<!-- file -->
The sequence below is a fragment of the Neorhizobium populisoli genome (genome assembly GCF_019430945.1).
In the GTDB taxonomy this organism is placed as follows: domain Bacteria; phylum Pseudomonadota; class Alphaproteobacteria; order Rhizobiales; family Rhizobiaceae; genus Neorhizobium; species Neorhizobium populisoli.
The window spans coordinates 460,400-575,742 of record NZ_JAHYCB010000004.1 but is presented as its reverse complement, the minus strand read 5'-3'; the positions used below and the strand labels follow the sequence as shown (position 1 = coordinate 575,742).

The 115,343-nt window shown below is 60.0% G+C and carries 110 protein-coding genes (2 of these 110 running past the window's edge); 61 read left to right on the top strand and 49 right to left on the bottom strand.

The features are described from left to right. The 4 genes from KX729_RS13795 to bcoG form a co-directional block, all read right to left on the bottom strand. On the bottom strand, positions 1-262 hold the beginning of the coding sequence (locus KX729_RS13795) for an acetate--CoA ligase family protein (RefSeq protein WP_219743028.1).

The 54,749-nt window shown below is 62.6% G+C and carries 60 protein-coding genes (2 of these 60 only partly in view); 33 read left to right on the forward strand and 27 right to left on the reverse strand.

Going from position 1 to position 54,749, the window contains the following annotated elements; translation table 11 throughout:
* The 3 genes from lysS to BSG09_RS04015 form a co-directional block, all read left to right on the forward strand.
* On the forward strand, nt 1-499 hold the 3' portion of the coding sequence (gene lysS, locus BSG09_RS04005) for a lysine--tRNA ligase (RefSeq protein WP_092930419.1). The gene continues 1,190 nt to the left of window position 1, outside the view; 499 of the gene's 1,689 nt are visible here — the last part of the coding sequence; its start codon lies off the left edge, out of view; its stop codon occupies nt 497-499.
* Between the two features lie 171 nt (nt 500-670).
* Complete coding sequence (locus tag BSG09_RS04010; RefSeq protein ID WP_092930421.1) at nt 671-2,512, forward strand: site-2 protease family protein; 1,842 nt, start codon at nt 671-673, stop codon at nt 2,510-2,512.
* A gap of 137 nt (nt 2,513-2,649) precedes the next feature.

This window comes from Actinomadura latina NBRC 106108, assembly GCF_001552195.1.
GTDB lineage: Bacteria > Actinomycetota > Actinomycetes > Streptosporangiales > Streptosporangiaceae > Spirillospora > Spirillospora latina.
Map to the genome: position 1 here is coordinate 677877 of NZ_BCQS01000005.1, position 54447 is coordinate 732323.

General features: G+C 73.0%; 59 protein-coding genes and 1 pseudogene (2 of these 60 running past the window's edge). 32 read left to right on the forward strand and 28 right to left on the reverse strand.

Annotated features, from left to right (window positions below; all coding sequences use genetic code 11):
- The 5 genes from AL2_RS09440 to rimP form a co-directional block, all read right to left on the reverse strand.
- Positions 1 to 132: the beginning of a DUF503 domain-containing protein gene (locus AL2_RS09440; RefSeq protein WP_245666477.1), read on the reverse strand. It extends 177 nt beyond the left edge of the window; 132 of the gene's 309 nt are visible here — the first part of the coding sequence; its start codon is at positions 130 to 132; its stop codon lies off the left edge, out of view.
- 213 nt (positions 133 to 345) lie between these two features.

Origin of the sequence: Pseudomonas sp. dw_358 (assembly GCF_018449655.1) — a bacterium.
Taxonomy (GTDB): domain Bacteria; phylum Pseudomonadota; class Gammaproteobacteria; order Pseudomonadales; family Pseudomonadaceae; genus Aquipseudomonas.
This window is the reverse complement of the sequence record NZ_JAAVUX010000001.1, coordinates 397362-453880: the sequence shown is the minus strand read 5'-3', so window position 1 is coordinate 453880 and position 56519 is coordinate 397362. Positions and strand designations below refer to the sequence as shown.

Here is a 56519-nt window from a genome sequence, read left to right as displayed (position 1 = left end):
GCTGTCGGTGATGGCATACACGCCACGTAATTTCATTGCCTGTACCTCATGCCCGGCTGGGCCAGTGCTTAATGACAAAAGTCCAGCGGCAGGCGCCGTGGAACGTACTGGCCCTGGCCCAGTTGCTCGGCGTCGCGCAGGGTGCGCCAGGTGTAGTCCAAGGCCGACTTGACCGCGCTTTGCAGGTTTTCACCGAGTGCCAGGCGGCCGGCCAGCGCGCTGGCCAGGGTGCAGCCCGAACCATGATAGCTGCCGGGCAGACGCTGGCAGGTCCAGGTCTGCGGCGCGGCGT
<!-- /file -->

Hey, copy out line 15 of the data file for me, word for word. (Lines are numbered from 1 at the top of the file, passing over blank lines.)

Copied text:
Map to the genome: position 1 here is coordinate 677877 of NZ_BCQS01000005.1, position 54447 is coordinate 732323.